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Data on Covid-19 outbreaks gathered by the HPSC. HPSC

HSE's disease surveillance centre receives €3m funding boost for 43 permanent roles

The HPSC is Ireland’s specialist agency for the surveillance of communicable diseases.

THE HEALTH PROTECTION Surveillance Centre (HPSC) is to receive a €3 million funding boost to create 43 permanent positions, the HSE has confirmed. 

The HPSC is Ireland’s specialist agency for the surveillance of communicable diseases and has provided key data to Public Health officials and Government throughout Covid-19. 

Information gathered by the HPSC on clusters and outbreaks has informed decision-making by NPHET, which advises the Government on the spread of the virus and other key indications. 

Director of the National Virus Reference Laboratory (NVRL) Dr Cillian de Gascun told that the HPSC is a “vital component” of Ireland’s Covid-19 response.

“[The HPSC] has been quite high profile this year in the context of Covid-19 but the surveillance centre is the organisation that in non-pandemic times is collating all of our data on influenza, norovirus, rotavirus and TB.”

A HSE spokesperson said that an additional €3.1 million in funding will be used to create 43 roles across medical, nursing, surveillance, and administration. 

This will include setting up a team to deliver a “National Seroepidemiology Unit” to measure community-based seroprevalence of infectious diseases, such as Covid-19.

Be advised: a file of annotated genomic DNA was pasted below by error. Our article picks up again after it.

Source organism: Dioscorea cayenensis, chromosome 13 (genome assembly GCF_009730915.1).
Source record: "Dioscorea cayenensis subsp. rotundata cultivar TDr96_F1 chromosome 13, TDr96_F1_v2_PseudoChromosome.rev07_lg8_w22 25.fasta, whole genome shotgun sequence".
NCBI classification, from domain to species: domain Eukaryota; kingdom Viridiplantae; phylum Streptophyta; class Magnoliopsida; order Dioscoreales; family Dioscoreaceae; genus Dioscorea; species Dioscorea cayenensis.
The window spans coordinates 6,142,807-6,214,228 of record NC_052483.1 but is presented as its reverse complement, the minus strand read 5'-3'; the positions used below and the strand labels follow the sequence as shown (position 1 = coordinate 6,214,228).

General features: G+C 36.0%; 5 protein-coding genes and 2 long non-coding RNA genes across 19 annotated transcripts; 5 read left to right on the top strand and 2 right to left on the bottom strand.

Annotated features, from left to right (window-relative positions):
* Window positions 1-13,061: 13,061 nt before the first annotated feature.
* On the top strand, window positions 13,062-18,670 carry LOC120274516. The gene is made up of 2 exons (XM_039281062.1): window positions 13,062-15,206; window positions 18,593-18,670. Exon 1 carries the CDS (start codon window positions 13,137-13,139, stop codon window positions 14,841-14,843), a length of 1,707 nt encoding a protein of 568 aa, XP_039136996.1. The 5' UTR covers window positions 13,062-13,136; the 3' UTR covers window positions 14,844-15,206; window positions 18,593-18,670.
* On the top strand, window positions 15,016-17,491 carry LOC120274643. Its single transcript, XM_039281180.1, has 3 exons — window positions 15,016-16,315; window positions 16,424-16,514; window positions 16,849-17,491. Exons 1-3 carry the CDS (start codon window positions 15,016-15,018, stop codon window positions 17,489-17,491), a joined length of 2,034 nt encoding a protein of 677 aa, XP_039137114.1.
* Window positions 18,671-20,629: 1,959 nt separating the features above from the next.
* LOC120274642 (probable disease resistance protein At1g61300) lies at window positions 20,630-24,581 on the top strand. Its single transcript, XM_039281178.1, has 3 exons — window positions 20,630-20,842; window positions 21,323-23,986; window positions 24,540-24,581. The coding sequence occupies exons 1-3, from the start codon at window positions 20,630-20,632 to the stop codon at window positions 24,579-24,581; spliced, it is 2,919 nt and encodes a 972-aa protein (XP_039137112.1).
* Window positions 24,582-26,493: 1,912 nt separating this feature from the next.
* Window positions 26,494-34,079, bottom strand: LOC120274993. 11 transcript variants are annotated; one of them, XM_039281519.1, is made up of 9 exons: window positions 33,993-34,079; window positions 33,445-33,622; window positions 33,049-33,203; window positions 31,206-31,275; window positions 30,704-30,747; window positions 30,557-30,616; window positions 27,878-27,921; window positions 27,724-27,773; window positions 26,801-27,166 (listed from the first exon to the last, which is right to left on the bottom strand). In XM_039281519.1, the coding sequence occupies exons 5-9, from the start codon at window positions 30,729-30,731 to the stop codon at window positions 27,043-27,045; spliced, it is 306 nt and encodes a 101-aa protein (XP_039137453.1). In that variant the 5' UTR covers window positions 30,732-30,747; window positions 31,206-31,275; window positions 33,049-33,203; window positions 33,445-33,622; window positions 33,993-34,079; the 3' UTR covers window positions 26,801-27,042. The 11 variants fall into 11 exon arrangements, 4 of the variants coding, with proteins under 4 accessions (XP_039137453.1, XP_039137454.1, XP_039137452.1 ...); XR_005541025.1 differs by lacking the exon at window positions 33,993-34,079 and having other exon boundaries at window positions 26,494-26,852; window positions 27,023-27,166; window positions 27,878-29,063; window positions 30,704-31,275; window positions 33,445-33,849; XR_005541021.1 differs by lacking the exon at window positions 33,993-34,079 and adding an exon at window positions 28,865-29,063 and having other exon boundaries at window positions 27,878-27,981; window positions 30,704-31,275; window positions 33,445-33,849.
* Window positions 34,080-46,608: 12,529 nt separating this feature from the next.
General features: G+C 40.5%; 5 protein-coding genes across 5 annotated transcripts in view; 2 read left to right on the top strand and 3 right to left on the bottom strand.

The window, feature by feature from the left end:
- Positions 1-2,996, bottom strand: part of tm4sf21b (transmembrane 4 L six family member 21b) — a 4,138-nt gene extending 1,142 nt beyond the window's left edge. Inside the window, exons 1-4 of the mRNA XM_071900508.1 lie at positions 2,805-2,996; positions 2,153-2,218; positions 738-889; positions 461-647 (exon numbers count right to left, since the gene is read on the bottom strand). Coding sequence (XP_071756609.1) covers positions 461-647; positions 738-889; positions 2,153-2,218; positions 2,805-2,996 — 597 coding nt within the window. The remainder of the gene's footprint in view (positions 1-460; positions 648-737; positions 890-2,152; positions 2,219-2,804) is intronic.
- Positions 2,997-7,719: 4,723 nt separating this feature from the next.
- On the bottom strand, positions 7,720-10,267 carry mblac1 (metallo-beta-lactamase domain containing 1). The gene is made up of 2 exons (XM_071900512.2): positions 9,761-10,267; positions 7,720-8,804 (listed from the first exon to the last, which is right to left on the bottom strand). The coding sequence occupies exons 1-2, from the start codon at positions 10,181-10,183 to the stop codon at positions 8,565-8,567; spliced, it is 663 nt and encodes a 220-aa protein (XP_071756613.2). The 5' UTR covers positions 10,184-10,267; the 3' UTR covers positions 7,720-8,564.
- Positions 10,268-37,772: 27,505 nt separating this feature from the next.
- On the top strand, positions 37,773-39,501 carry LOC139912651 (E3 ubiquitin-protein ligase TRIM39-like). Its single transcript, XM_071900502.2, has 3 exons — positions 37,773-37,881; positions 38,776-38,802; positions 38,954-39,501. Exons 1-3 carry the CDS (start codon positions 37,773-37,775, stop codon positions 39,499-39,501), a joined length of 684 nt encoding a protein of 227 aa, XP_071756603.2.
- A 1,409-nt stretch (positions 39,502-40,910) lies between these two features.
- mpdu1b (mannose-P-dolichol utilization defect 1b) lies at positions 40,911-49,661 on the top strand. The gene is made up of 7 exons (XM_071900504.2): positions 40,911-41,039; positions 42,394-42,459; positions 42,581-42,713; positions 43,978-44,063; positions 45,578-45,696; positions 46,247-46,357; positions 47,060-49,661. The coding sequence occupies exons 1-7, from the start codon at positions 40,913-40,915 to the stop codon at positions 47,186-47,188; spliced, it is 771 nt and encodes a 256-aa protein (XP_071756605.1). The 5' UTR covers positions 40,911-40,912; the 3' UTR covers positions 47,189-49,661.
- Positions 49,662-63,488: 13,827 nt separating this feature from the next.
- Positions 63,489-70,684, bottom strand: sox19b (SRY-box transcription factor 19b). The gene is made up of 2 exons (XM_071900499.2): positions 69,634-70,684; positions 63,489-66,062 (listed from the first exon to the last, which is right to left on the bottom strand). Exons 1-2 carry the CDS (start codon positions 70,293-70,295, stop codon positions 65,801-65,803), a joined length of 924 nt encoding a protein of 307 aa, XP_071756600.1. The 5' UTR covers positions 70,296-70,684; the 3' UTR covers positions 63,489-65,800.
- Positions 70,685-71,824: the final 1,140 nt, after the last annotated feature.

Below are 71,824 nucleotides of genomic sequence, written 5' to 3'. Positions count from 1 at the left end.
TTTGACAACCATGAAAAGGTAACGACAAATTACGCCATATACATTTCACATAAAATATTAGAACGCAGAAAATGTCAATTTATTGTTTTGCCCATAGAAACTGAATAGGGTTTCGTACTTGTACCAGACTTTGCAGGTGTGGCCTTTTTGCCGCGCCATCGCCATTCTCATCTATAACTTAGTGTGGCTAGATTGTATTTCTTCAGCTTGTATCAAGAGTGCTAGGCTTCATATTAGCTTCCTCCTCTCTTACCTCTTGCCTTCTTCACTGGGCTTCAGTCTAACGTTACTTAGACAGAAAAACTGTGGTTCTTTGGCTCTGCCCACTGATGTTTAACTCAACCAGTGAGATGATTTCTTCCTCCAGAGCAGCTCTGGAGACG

In the context of the pandemic, Public Health departments throughout Ireland gather information on outbreaks and pass this information on to the HPSC which then processes the data to gain a clear picture of how diseases spread. 

“People think surveillance activities, I suppose, aren’t terribly important or terribly sexy but in fact surveillance is really the cornerstone of our Public Health response,” said Dr de Gascun.

Dr de Gascun said the resourcing of the HPSC is “fundamental to coordinating Public Health’s response but also collating the data and analyzing the data that informs our response to the pandemic”. 

“If you look back to what happened in Wuhan, China, they had an outbreak of a respiratory illness that wasn’t caused by any of the normal, routine pathogens. So that’s where your surveillance centre really comes into its own because it takes in notifications in from all over the country and realises there’s something that needs to be investigated.”

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